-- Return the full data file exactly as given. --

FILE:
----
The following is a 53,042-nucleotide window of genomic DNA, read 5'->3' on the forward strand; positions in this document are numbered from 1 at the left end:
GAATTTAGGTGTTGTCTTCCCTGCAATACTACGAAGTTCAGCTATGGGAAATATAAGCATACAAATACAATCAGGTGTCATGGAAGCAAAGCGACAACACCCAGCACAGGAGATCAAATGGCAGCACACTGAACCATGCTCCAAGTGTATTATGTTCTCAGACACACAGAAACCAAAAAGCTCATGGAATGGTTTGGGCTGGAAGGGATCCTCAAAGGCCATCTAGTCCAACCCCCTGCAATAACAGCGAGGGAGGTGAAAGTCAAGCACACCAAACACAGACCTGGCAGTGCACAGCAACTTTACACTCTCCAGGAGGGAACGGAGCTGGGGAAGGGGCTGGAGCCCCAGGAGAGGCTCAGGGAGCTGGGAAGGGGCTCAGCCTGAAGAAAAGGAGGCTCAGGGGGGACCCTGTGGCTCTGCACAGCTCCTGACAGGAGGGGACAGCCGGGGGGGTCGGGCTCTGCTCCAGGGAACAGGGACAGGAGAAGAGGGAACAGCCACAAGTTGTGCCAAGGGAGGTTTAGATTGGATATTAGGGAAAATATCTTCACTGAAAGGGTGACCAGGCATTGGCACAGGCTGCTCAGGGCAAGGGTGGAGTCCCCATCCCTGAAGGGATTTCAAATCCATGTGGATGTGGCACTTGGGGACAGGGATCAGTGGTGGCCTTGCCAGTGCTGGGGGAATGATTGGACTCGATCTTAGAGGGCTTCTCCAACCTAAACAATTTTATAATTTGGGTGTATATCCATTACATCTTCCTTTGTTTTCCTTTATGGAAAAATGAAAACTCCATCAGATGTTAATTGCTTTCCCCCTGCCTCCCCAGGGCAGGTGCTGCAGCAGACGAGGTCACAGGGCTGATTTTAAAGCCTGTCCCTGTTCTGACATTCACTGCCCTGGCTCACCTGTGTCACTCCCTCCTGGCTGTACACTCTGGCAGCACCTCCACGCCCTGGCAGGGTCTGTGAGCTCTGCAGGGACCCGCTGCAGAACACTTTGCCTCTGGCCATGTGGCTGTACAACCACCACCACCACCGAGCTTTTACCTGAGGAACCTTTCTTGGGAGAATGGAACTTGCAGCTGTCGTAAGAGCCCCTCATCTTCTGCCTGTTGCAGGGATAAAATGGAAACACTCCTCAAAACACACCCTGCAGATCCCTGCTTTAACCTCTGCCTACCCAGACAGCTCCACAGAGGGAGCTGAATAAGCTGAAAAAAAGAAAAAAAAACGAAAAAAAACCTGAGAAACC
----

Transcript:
The following is a 53,042-nucleotide window of genomic DNA, read 5'->3' on the forward strand; positions in this document are numbered from 1 at the left end:
GAATTTAGGTGTTGTCTTCCCTGCAATACTACGAAGTTCAGCTATGGGAAATATAAGCATACAAATACAATCAGGTGTCATGGAAGCAAAGCGACAACACCCAGCACAGGAGATCAAATGGCAGCACACTGAACCATGCTCCAAGTGTATTATGTTCTCAGACACACAGAAACCAAAAAGCTCATGGAATGGTTTGGGCTGGAAGGGATCCTCAAAGGCCATCTAGTCCAACCCCCTGCAATAACAGCGAGGGAGGTGAAAGTCAAGCACACCAAACACAGACCTGGCAGTGCACAGCAACTTTACACTCTCCAGGAGGGAACGGAGCTGGGGAAGGGGCTGGAGCCCCAGGAGAGGCTCAGGGAGCTGGGAAGGGGCTCAGCCTGAAGAAAAGGAGGCTCAGGGGGGACCCTGTGGCTCTGCACAGCTCCTGACAGGAGGGGACAGCCGGGGGGGTCGGGCTCTGCTCCAGGGAACAGGGACAGGAGAAGAGGGAACAGCCACAAGTTGTGCCAAGGGAGGTTTAGATTGGATATTAGGGAAAATATCTTCACTGAAAGGGTGACCAGGCATTGGCACAGGCTGCTCAGGGCAAGGGTGGAGTCCCCATCCCTGAAGGGATTTCAAATCCATGTGGATGTGGCACTTGGGGACAGGGATCAGTGGTGGCCTTGCCAGTGCTGGGGGAATGATTGGACTCGATCTTAGAGGGCTTCTCCAACCTAAACAATTTTATAATTTGGGTGTATATCCATTACATCTTCCTTTGTTTTCCTTTATGGAAAAATGAAAACTCCATCAGATGTTAATTGCTTTCCCCCTGCCTCCCCAGGGCAGGTGCTGCAGCAGACGAGGTCACAGGGCTGATTTTAAAGCCTGTCCCTGTTCTGACATTCACTGCCCTGGCTCACCTGTGTCACTCCCTCCTGGCTGTACACTCTGGCAGCACCTCCACGCCCTGGCAGGGTCTGTGAGCTCTGCAGGGACCCGCTGCAGAACACTTTGCCTCTGGCCATGTGGCTGTACAACCACCACCACCACCGAGCTTTTACCTGAGGAACCTTTCTTGGGAGAATGGAACTTGCAGCTGTCGTAAGAGCCCCTCATCTTCTGCCTGTTGCAGGGATAAAATGGAAACACTCCTCAAAACACACCCTGCAGATCCCTGCTTTAACCTCTGCCTACCCAGACAGCTCCACAGAGGGAGCTGAATAAGCTGAAAAAAAGAAAAAAAAACGAAAAAAAACCTGAGAAACC